On Cocoa Powder and Boiling Water

Since we’re back in Rose Levy Berenbaum land again this week, it bears mentioning that ever since I first started making chocolate layer cakes out of the Cake Bible, I’ve wondered about the rationale for combining cocoa powder with boiling water. I mean, cocoa powder disperses just as easily in warm water. What’s the big deal?

Happily I had occasion to ask her this past month. It turns out Beranbaum came up with the technique while working as a consultant for Duncan Hines cake mixes. As she tells it, she one day happened to encounter a food scientist in the Procter & Gamble offices that no one in the company ever spoke to — and this wizened old fellow had something very interesting to say about cocoa powder. Specifically, that even after the cacao bean is ground to powder, the individual bits of seed still have pieces of membrane attached to them. Boiling water liberates the tiny bits from this membrane, freeing them to disperse in a batter and — by extension — over our taste buds. Thus by employing the boiling water trick you get more, and more intense, chocolate flavor from the same amount of cocoa powder. Amazing what you learn by talking to an egghead. Yes?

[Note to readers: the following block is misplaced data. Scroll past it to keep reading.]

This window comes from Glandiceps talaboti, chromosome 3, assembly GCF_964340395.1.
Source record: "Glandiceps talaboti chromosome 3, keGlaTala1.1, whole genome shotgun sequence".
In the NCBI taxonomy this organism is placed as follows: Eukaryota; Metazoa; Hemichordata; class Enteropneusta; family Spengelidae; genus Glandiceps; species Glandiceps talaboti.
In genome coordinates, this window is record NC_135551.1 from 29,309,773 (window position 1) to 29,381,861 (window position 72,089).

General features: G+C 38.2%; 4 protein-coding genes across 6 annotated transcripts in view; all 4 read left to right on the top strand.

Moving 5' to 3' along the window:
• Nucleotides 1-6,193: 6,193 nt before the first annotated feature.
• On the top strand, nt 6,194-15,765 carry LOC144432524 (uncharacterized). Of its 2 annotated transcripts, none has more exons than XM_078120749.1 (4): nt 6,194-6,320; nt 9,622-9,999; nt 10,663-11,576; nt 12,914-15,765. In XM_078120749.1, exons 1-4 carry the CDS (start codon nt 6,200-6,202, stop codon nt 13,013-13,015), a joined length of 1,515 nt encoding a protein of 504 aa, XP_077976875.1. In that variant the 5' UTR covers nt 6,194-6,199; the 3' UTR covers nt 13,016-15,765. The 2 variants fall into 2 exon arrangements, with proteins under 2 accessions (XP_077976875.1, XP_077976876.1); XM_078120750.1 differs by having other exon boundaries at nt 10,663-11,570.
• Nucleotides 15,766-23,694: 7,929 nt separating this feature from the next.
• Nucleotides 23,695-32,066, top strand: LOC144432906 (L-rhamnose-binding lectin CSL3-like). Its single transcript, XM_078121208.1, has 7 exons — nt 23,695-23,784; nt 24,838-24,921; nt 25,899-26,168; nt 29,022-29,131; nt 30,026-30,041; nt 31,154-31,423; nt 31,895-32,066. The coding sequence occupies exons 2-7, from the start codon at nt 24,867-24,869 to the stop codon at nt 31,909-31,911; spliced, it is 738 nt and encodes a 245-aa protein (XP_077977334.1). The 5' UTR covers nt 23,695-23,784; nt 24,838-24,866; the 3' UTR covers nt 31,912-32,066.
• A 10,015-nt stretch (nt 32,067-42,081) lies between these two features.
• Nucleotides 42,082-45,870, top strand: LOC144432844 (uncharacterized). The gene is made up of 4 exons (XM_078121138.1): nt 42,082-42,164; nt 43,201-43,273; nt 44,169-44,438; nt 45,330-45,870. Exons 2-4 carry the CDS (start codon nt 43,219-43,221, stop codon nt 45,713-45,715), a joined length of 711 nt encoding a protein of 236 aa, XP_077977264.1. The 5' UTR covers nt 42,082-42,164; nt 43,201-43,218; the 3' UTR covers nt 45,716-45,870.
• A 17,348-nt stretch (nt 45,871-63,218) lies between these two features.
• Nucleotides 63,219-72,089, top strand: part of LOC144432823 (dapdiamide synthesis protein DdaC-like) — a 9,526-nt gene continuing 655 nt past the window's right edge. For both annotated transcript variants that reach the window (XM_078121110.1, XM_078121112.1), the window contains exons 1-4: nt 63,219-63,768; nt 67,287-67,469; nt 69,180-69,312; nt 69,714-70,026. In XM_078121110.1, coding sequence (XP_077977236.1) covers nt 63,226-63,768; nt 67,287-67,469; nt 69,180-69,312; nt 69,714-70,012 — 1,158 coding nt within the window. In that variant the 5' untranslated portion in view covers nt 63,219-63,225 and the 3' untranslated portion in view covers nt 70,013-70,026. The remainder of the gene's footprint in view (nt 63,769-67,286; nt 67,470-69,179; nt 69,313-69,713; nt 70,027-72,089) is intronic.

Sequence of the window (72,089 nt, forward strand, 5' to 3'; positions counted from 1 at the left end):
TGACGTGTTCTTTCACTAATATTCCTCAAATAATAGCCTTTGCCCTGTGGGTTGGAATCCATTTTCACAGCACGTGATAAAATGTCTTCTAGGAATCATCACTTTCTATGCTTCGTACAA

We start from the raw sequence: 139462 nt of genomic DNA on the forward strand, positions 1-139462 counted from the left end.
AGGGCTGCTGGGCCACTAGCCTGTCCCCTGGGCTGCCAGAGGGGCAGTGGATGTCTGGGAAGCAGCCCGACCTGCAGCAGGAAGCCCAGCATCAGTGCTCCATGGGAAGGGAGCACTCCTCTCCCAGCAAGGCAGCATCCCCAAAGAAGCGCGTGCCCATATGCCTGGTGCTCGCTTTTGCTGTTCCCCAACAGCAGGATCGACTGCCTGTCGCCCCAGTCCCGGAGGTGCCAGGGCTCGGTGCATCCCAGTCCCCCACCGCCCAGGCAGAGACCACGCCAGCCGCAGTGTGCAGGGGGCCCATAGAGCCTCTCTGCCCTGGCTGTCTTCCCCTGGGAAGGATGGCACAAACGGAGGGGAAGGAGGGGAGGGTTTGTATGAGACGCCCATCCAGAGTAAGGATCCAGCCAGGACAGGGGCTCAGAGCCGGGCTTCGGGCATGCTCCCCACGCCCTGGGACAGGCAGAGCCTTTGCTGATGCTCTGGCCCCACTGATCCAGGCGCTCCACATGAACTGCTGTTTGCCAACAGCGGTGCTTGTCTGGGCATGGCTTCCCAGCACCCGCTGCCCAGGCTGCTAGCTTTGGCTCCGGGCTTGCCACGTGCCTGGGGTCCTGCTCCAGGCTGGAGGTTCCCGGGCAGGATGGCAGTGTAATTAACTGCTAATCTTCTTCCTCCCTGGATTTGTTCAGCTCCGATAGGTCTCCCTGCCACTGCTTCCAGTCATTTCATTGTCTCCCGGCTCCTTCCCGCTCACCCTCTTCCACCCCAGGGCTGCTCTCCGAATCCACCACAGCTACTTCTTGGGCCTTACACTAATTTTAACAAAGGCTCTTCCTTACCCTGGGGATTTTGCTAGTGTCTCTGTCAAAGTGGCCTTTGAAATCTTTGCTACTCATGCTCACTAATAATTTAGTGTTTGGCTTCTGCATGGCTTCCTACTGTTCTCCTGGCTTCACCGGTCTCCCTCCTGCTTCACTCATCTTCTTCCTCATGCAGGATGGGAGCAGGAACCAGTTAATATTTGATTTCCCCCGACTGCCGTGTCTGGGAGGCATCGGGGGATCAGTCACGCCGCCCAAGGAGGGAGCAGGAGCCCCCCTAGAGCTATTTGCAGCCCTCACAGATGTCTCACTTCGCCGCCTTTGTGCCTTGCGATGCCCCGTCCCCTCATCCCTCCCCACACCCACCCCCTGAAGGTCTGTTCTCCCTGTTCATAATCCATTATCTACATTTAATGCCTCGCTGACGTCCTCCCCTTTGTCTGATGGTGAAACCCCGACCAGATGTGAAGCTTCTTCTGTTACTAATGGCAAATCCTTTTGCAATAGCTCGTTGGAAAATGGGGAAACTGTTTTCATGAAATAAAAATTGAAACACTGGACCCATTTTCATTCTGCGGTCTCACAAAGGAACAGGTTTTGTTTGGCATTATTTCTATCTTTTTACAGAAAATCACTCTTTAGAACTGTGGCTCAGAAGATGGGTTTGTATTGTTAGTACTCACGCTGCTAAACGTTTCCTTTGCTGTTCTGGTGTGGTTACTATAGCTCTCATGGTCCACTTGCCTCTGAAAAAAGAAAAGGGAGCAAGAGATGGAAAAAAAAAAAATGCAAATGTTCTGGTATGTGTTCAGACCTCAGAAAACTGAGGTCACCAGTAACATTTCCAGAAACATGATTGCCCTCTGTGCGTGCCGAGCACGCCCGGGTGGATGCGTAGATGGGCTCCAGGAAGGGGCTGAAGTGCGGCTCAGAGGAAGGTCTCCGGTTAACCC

2 thoughts on “On Cocoa Powder and Boiling Water”

  1. But what happens to the nutrients when you use boiling water. I know that raw organic cacao is processed at a maximum of 120 F, and even after you take a pot of boiling water off the burner it’s still going to measure at least 180 F. Are the anti-oxidants and other important nutrients destroyed by this heat?

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